Tag Archives: Michele’s Pies

Cake Box Comes To Town. Sweet!

The dessert gods have once again smiled on Bay Street.

Five Nearly two years after Michele’s Pies closed, The Cake Box has opened. Just a few yards away — across the road, in space formerly occupied by a hair salon — Westport’s newest bakery is already drawing raves.

It opened Friday, in response to local customers who drove all the way to Ridgefield for the delicious goods at the Cake Box there. (Owners Jordan Gregory and Robert Byrnes also operate Ridgefield Swoon, a gluten- and nut-free version of the store, with vegan options.)

Managers Greg Neil and Olivia Horne — she’s a 2008 Staples grad — get daily deliveries from the Ridgefield kitchen. Among the items: specialty cupcakes, cookies, brownies and tea loaves. Some are gluten-free.

Cake Box 2

My favorite so far: the stracciatella cupcake (vanilla with chocolate chips, and light buttercream frosting).

Greg says sea salt adds special flavor to many items.

What? No cakes at The Cake Box?

Not yet. They’re coming soon.

For now, customers can order cakes to be delivered here.

Word of mouth — about mouth-watering goodies — travels fast.

“It’s been incredibly positive,” Olivia says. “I’ve never seen any place so well received.”

The Cake Box is open Tuesday through Saturday, 10 a.m. to 6 p.m. They’ll extend their hours to 8 p.m. this summer.

That will be an added treat.

The Cake Box has opened at 10 Bay Street.

The Cake Box has opened at 10 Bay Street.

Michele Bakes Her Last Westport Pies

Michele Stuart — owner of Michele’s Pies on the Post Road, across from the old post office — writes:

We are closing our Westport location this Sunday (July 20). We will relocate all of our business back to our original Norwalk location, and our Norwalk store will remain open. It is just 10 minutes from our Westport location.

We are excited about many new ventures. For example, we have been selling our pies on QVC. We also are excited about catering desserts for wedding, corporate events and private parties. Based on many requests, I will also do pie-making classes in the near future.

Michele Stuart, in her Westport store.

Michele Stuart, in her Westport store.

I have a young family, and I look forward to focusing on new opportunities that will allow me more family time. I thank Westport for all of their support over the last 3 years. Westport holds a close place in my heart, as I have lived here since I was 10. I am honored at the opportunity to have my store in this great town!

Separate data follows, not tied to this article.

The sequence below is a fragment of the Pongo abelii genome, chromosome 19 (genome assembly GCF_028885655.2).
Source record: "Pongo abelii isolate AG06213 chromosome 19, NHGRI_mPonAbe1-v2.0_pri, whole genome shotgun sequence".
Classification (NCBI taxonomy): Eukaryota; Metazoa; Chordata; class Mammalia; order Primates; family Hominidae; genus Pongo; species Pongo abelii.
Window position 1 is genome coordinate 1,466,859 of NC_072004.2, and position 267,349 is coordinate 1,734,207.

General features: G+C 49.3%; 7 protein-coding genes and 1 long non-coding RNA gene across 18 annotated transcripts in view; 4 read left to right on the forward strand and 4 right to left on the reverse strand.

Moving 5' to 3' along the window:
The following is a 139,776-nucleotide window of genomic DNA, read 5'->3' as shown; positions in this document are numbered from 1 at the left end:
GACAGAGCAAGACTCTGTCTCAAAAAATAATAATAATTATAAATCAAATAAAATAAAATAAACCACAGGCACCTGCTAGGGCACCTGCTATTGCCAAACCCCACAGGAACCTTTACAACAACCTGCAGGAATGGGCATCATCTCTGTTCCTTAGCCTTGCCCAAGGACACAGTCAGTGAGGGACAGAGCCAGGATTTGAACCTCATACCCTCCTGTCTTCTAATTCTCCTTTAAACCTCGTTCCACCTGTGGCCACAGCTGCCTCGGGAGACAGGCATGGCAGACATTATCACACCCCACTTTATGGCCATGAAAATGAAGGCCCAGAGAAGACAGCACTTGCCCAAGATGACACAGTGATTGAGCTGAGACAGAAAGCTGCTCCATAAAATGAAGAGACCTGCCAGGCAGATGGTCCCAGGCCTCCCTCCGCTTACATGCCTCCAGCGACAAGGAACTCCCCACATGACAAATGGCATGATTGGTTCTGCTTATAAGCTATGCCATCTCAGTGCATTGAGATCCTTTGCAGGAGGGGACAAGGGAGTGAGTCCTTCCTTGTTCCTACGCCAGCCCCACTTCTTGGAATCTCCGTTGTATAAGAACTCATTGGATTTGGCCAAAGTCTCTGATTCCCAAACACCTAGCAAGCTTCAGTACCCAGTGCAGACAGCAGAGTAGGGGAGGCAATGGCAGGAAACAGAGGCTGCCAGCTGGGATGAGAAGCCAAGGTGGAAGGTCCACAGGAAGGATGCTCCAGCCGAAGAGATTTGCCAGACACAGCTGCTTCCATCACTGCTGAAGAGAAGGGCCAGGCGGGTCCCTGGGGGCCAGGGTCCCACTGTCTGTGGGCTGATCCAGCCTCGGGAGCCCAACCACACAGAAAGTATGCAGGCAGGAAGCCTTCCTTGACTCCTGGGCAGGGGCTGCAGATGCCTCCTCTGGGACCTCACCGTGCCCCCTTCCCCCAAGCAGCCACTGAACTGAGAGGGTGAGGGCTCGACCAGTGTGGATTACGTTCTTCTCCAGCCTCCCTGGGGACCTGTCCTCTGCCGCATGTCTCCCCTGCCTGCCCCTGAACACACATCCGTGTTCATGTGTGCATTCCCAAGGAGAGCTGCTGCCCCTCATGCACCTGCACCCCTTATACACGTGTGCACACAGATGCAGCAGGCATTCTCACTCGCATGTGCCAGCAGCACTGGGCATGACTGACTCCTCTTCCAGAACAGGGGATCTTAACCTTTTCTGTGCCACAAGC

Come visit us in Norwalk (666 Main Avenue — Route 7 — near the Wilton line). We’re open Tuesday to Saturday (9 a.m.-6:30 p.m.) We will open on Sundays starting July 27 (10 a.m.-3 p.m.).

Get Your Paper!

Westport is all set to welcome 2 new businesses downtown.

Paper Source is a large store selling, well, paper (plus envelopes, labels and the like). Steven Alan — whose opening is delayed a few weeks — is a men’s and women’s clothier.

Both occupy the new building wedged into the former parking lot between Spruce — the old Town Hall — and Bank of America, just east of Restoration Hardware.

Paper Source, Westport CT

It is, I think, the 1st totally new construction (on an unused site) downtown since 180 Post Road East — Michele’s Pies, La Villa restaurant, etc.

With people (hopefully) streaming in to buy paper and clothes — and eat at the coming-soon restaurants in the old post office, and the basement of Spruce/the old Town Hall, plus crossing the street for Urban Outfitters — the news is good for this stretch of downtown.

But the new building wiped out dozens of parking spots. As Westporters chime in on the possible loss of spaces if the Gunn House is moved across Elm Street to the Baldwin lot, I’m wondering how and why the new construction at 100 Post Road East got a pass.

Making Hay With Pies

When God gave Michele Albano lemons, she made lemon lime pies.

Also apple pies, cherry pies, and caramel pecan chocolate pies.

In anticipation of large Memorial Day crowds passing by — and thronging into — her new downtown Michele’s Pies store, the owner baked plenty of extra goods.

But a brief storm canceled the annual parade.  Suddenly, what looked like great foresight turned into a glut of perishable inventory.

The solution:  give it away.

So — with the grace and generosity of someone who’s been here years, not just a few weeks — Michele donated several dozen pies to the Gillespie Center, the community kitchen just over the hill from Michele’s Pies.

The Gillespie Center benefits from the generosity of countless Westport families — and businesses — each year.  Michele’s donation is one of many.  All are gratefully accepted.

But few have the “lemons” back story of hers.

All About “Art About Town”

If you weren’t at this evening’s Art About Town event — the street festival kickoff for a display of intriguing artwork in downtown store windows — here’s what you missed:

Leonardo da Vinci, Mona Lisa -- we think -- and friends.

No, it's not a piazza in Rome. This is dining alfresco, in front of Bobby Q's. Blue Lemon and Michele's Pies also sold food on the street.

Just another day on Main Street.

Peter Rubino sculpted Beethoven -- to the tune of his "5th Symphony." For a video of the performance, click the YouTube arrrow below.

Michele’s Pies Closing…

…but only while Michele prepares for the National Pie Contest in Orlando next week.